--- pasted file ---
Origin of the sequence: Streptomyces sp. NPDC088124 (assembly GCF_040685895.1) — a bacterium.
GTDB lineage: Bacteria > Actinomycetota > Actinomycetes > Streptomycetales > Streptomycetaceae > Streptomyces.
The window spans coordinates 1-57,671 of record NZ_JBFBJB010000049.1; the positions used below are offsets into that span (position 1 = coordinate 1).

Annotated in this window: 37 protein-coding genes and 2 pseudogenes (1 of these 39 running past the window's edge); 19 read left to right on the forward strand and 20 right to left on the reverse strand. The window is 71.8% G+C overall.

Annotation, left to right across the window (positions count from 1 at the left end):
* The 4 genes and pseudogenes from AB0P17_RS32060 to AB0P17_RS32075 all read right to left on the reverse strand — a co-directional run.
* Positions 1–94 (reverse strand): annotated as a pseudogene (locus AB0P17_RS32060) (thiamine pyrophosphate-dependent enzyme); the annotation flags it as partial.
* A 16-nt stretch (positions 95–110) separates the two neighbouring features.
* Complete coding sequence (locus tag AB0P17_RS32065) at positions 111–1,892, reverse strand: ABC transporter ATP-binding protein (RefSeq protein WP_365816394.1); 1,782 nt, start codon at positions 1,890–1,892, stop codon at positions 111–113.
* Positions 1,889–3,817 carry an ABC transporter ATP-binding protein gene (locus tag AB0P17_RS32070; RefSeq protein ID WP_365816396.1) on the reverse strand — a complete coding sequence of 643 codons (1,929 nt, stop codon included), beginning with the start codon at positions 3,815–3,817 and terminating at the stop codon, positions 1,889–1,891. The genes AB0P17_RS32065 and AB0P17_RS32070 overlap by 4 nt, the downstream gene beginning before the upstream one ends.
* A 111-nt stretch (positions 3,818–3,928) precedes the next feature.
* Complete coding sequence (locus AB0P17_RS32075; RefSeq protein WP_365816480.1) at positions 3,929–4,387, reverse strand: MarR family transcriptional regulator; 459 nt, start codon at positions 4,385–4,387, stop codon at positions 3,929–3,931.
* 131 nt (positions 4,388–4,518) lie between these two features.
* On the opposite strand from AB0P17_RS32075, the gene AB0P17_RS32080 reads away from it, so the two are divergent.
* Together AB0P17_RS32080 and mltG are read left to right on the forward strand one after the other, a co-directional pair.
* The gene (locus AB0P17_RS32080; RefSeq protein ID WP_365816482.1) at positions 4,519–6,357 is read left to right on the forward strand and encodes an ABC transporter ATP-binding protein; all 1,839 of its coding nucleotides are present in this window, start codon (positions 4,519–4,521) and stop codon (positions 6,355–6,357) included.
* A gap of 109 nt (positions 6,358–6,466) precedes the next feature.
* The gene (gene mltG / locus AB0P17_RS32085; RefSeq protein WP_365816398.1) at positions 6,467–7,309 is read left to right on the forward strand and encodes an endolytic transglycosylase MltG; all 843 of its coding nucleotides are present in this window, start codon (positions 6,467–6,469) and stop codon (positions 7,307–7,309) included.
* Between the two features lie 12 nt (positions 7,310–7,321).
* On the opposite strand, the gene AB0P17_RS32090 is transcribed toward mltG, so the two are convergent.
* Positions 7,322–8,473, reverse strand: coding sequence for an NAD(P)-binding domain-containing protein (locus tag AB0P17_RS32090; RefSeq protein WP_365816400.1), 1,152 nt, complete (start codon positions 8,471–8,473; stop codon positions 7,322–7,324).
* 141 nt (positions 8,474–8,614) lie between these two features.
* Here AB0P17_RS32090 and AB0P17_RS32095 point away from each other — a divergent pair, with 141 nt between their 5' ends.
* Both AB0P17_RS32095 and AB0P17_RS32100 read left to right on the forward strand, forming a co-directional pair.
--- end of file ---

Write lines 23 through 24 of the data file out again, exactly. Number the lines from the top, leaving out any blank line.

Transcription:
* Here AB0P17_RS32090 and AB0P17_RS32095 point away from each other — a divergent pair, with 141 nt between their 5' ends.
* Both AB0P17_RS32095 and AB0P17_RS32100 read left to right on the forward strand, forming a co-directional pair.